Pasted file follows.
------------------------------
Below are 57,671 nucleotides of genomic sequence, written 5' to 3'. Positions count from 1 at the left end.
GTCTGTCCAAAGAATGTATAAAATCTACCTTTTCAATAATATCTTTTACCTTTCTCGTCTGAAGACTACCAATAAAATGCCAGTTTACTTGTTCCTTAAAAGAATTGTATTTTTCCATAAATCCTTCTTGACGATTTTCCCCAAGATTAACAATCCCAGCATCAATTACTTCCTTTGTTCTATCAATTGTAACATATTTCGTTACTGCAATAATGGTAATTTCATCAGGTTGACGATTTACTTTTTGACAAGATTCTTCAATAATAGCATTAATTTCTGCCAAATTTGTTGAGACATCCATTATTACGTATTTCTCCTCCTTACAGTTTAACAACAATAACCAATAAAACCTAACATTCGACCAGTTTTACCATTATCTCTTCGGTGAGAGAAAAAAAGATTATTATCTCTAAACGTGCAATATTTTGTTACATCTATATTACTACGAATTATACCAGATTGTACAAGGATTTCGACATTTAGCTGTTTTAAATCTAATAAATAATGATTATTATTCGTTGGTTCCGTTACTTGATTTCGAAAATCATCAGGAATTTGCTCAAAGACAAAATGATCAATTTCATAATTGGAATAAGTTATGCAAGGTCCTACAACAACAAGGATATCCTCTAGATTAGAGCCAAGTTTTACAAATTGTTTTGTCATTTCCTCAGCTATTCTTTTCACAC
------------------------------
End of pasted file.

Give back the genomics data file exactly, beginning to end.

Below are 57,671 nucleotides of genomic sequence, written 5' to 3'. Positions count from 1 at the left end.
GTCTGTCCAAAGAATGTATAAAATCTACCTTTTCAATAATATCTTTTACCTTTCTCGTCTGAAGACTACCAATAAAATGCCAGTTTACTTGTTCCTTAAAAGAATTGTATTTTTCCATAAATCCTTCTTGACGATTTTCCCCAAGATTAACAATCCCAGCATCAATTACTTCCTTTGTTCTATCAATTGTAACATATTTCGTTACTGCAATAATGGTAATTTCATCAGGTTGACGATTTACTTTTTGACAAGATTCTTCAATAATAGCATTAATTTCTGCCAAATTTGTTGAGACATCCATTATTACGTATTTCTCCTCCTTACAGTTTAACAACAATAACCAATAAAACCTAACATTCGACCAGTTTTACCATTATCTCTTCGGTGAGAGAAAAAAAGATTATTATCTCTAAACGTGCAATATTTTGTTACATCTATATTACTACGAATTATACCAGATTGTACAAGGATTTCGACATTTAGCTGTTTTAAATCTAATAAATAATGATTATTATTCGTTGGTTCCGTTACTTGATTTCGAAAATCATCAGGAATTTGCTCAAAGACAAAATGATCAATTTCATAATTGGAATAAGTTATGCAAGGTCCTACAACAACAAGGATATCCTCTAGATTAGAGCCAAGTTTTACAAATTGTTTTGTCATTTCCTCAGCTATTCTTTTCACAC